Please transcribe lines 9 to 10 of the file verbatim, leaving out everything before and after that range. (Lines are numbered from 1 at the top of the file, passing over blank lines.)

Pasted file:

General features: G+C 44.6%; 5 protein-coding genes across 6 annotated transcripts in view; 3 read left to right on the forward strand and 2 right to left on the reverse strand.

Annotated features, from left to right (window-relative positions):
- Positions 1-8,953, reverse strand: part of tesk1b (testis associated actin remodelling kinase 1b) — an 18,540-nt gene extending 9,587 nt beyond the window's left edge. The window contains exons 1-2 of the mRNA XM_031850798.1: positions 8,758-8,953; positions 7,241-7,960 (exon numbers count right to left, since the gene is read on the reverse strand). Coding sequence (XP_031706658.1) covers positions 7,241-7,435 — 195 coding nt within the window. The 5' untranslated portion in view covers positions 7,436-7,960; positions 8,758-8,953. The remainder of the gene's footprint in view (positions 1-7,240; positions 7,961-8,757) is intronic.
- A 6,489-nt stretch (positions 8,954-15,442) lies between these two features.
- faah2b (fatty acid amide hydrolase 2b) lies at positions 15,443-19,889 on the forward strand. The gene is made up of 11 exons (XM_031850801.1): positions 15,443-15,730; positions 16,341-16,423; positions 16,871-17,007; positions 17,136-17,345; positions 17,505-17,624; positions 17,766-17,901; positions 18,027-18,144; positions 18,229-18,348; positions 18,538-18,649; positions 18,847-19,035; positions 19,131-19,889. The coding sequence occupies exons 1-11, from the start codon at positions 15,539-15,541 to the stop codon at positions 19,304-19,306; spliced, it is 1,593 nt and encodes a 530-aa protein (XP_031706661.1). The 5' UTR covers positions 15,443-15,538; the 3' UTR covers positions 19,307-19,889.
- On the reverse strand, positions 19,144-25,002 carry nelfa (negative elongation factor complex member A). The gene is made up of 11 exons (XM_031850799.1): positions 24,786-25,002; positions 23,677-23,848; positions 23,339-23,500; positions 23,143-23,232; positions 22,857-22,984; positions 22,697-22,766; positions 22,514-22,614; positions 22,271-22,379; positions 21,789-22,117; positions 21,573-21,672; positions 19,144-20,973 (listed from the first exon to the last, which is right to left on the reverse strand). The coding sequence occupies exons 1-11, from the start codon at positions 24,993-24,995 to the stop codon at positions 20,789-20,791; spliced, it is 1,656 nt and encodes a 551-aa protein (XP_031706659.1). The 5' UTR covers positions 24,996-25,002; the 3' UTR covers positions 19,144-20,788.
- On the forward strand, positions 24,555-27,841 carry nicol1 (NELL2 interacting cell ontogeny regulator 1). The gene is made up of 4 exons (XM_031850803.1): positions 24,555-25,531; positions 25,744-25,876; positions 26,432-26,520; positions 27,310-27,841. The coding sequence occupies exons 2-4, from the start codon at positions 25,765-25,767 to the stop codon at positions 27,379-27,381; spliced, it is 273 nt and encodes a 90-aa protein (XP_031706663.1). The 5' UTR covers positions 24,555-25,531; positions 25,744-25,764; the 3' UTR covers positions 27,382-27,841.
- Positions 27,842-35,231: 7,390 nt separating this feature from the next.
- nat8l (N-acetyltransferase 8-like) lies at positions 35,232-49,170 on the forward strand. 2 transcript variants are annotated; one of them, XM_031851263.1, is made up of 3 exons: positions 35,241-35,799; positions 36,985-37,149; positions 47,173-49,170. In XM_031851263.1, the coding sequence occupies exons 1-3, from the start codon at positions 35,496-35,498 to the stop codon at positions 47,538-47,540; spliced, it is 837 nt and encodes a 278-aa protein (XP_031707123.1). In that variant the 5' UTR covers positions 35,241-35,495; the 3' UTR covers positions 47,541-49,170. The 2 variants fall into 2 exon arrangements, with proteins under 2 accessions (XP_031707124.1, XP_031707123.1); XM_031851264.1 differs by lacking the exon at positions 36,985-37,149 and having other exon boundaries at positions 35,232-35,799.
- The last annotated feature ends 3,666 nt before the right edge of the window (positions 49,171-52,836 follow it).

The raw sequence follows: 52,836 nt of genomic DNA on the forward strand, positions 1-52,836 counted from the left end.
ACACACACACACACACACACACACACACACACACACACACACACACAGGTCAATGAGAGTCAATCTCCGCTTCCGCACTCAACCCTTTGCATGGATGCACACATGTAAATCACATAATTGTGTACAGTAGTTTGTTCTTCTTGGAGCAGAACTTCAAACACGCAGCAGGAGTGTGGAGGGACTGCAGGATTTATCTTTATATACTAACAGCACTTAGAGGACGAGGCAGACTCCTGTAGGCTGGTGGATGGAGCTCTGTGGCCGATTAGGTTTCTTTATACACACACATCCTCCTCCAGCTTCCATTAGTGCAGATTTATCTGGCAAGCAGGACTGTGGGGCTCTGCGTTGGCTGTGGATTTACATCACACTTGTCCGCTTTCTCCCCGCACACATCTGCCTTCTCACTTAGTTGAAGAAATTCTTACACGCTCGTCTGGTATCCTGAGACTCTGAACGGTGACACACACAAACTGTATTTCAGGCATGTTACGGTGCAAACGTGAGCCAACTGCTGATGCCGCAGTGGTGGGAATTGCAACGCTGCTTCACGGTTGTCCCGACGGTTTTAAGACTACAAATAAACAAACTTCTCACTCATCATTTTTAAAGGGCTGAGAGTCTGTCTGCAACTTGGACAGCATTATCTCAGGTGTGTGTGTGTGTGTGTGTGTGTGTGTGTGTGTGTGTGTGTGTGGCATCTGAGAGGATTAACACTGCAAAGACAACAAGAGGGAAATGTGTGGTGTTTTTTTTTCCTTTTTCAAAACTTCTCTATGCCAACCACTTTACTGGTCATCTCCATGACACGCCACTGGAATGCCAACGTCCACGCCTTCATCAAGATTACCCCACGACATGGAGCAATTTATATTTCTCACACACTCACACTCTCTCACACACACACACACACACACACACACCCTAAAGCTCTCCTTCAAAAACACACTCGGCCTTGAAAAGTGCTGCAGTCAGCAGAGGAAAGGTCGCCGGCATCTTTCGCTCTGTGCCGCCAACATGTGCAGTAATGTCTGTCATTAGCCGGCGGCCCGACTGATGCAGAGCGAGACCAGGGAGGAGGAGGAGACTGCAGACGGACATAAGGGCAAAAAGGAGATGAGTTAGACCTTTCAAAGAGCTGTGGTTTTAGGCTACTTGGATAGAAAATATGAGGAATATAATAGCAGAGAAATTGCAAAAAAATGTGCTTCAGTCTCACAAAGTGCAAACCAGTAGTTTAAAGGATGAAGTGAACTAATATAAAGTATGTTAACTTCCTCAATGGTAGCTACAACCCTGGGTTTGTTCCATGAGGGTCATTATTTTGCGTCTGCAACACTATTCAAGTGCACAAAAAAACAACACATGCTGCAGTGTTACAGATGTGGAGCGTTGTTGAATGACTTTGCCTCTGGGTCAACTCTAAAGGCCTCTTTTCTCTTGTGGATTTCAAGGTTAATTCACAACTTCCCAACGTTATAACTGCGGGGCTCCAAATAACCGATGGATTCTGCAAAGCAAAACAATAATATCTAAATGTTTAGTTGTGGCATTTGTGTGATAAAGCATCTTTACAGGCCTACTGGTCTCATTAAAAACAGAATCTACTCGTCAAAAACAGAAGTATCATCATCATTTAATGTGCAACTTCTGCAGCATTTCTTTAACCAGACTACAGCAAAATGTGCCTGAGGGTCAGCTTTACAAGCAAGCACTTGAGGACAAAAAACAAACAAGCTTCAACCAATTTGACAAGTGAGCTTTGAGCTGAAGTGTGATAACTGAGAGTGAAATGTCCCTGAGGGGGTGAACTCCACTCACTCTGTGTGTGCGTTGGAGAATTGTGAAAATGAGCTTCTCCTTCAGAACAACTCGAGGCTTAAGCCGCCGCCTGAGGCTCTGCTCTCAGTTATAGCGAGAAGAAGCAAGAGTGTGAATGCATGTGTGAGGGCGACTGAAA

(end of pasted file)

- nat8l (N-acetyltransferase 8-like) lies at positions 35,232-49,170 on the forward strand. 2 transcript variants are annotated; one of them, XM_031851263.1, is made up of 3 exons: positions 35,241-35,799; positions 36,985-37,149; positions 47,173-49,170. In XM_031851263.1, the coding sequence occupies exons 1-3, from the start codon at positions 35,496-35,498 to the stop codon at positions 47,538-47,540; spliced, it is 837 nt and encodes a 278-aa protein (XP_031707123.1). In that variant the 5' UTR covers positions 35,241-35,495; the 3' UTR covers positions 47,541-49,170. The 2 variants fall into 2 exon arrangements, with proteins under 2 accessions (XP_031707124.1, XP_031707123.1); XM_031851264.1 differs by lacking the exon at positions 36,985-37,149 and having other exon boundaries at positions 35,232-35,799.
- The last annotated feature ends 3,666 nt before the right edge of the window (positions 49,171-52,836 follow it).